I learned about harsh and punitive policies and laws the U.S. government has put in place, with the expectation that this will deter migration.
I also learned when one is desperate enough—fleeing violence or oppression—these policies or laws are not effective. It is absolutely beyond my imagination to understand the despair one must feel to cross the Mediterranean Sea, or the Sonora desert. Yet, this is the plight of our sisters and brothers all around our globe—including on our southern border. Our neighbors are desperate and need our help. How shall we respond?
I learned, while the Sonora desert is one of the most lush and beautiful deserts in the world, it has also become one of the deadliest corridors for migrants. Since the mid-1990s, at least 6,000 men, women, and children have died trying to cross the US/Mexico border. In an attempt to deter migration, government policies have funneled migrants into the most dangerous and remote areas of the border.
I learned as immigration laws and borders have changed over time—it is now a felony to re-enter the United States without proper papers. A felony crime. As a first-generation American, I am troubled by the criminalization of migration. As a Christian, I am appalled.
I invite you to join me over this next year to learn more about immigration, and to find ways to get involved. Together with migrant brothers and sisters in our community, we can work our way through this complicated issue. Pope Francis states, “Migrants trust that they will encounter acceptance, solidarity, and help, that they will meet people who will sympathize with the distress and tragedy experienced by others.” Let us live up to this trust.
A few weeks ago I read, “Go Set a Watchman,” by Harper Lee for my book group. While much ink has been spilled in debating how it compares with, “To Kill a Mocking Bird,” clearly that is not my area of expertize, so I will not venture into that discussion. I did enjoy the book, and it was a source of a good discussion for my book group. Very specifically, though, I was particularly struck by one sentence near the end of the book. Jean Louise was involved in a long conversation with her uncle Jack around the issues of race and prejudice. At one point her uncle, Jack, said to Jean Louise: “Prejudice a dirty word, and faith a clean one, have one thing in common: they both begin where reason ends.”
When I read these words I was struck by their simplicity, but also their truth. Both prejudice and faith are not grounded in reason or logic. They are an act of the will that has no logical explanation. Now, I suspect some people would argue that with both prejudice and faith there is some rational explanation for them, or that they have their roots in experience and/or knowledge. I believe, though, that when push comes to shove, the proof for this position is elusive and vague.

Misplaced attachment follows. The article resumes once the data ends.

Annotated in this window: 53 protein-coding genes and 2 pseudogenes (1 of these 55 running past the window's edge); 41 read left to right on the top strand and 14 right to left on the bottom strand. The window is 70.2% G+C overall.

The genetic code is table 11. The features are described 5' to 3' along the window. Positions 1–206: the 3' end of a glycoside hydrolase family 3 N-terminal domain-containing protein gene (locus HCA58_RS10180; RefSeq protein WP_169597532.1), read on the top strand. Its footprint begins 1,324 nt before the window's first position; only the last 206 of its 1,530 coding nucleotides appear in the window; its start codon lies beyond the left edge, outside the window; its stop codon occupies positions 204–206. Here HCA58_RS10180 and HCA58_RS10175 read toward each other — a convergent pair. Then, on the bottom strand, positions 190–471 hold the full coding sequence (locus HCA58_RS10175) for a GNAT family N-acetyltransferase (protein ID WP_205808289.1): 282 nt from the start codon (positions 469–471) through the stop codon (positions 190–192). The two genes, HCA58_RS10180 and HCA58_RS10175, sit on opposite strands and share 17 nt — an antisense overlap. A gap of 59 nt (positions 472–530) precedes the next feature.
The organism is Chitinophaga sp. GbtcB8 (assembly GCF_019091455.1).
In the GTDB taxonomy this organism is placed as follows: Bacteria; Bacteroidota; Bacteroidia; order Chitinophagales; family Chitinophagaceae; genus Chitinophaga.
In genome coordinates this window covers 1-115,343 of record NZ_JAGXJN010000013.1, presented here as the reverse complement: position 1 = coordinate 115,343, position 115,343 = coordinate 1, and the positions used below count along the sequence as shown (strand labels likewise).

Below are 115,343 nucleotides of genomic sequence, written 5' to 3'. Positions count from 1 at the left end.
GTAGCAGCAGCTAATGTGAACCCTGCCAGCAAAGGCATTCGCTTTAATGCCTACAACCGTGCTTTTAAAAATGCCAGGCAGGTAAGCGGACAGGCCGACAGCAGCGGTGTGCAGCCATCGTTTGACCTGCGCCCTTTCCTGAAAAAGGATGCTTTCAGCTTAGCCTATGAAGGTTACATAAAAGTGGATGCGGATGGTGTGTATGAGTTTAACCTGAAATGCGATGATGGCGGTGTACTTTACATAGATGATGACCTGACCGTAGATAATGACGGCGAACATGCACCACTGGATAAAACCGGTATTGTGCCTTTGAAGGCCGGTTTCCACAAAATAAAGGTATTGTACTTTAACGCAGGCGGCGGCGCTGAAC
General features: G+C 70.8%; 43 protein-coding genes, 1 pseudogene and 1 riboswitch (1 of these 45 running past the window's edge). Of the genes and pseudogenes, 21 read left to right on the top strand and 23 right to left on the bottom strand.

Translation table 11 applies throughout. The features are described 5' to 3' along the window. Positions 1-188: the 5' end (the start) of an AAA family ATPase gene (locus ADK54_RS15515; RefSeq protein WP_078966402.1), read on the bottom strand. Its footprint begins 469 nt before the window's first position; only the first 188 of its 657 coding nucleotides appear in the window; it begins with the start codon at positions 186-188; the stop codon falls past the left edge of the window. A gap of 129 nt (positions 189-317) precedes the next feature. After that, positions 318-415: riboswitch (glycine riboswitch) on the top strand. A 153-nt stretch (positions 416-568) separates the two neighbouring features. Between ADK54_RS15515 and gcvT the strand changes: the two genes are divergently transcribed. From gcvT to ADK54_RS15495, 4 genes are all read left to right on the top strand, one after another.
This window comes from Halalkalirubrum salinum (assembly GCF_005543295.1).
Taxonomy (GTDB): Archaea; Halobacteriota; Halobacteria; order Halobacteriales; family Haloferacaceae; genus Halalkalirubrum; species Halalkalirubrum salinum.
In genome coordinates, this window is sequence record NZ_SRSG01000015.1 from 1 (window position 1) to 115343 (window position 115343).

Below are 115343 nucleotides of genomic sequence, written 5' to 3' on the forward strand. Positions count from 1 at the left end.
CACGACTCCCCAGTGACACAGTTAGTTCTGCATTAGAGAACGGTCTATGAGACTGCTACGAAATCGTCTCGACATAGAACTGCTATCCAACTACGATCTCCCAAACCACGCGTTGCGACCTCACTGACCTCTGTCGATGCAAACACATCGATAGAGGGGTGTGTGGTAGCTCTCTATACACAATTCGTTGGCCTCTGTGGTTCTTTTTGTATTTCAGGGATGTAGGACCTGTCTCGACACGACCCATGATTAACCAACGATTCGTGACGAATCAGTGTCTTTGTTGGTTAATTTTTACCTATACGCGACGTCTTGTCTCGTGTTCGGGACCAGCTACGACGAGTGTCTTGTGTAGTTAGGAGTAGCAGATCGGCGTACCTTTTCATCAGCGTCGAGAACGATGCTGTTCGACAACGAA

In speaking of faith, the author of the letter to the Hebrews wrote: “Faith is confidence reassurance concerning what we hope for, and conviction about things we do not see” (Hebrews 11:1). Notice that there is no reference to reason or logic, no attempt to explain faith or give a rational explanation for it. Faith is not a “provable” proposition; it simply is. I think something similar is true in regard to prejudice.
While there are times when I wish there would be some “proof” for my faith, I have come to believe that if this were to occur, I would be very disappointed. Because faith has to do with things beyond our human awareness and comprehension, by its very nature it can’t be proven or gotten to by reason or logic. Faith like prejudice begins where reason ends.
On one level it does bother me a little that faith and reason have in common the fact that they begin where reason ends. On a deeper level, though, I am grateful that faith is not an easy or provable proposition. I want and need something to believe in that is greater than myself and beyond my comprehension. Additionally, though, I am also embarrassed that at times prejudice has crept into my life disguised as insight or knowledge. With both faith and prejudice, the challenge is not to try to use reason as their basis, but to remember that they both begin where reason ends.
What does it take to change a life? One formula includes willing students, committed volunteer mentors and supportive administrators. Two years ago the Basilica entered into a new partnership called, “Hennepin Connections,” with our neighbor, Minneapolis Community and Technical College (MCTC). The premise was simple—pair one volunteer mentor with one MCTC student who had experienced homelessness or poverty.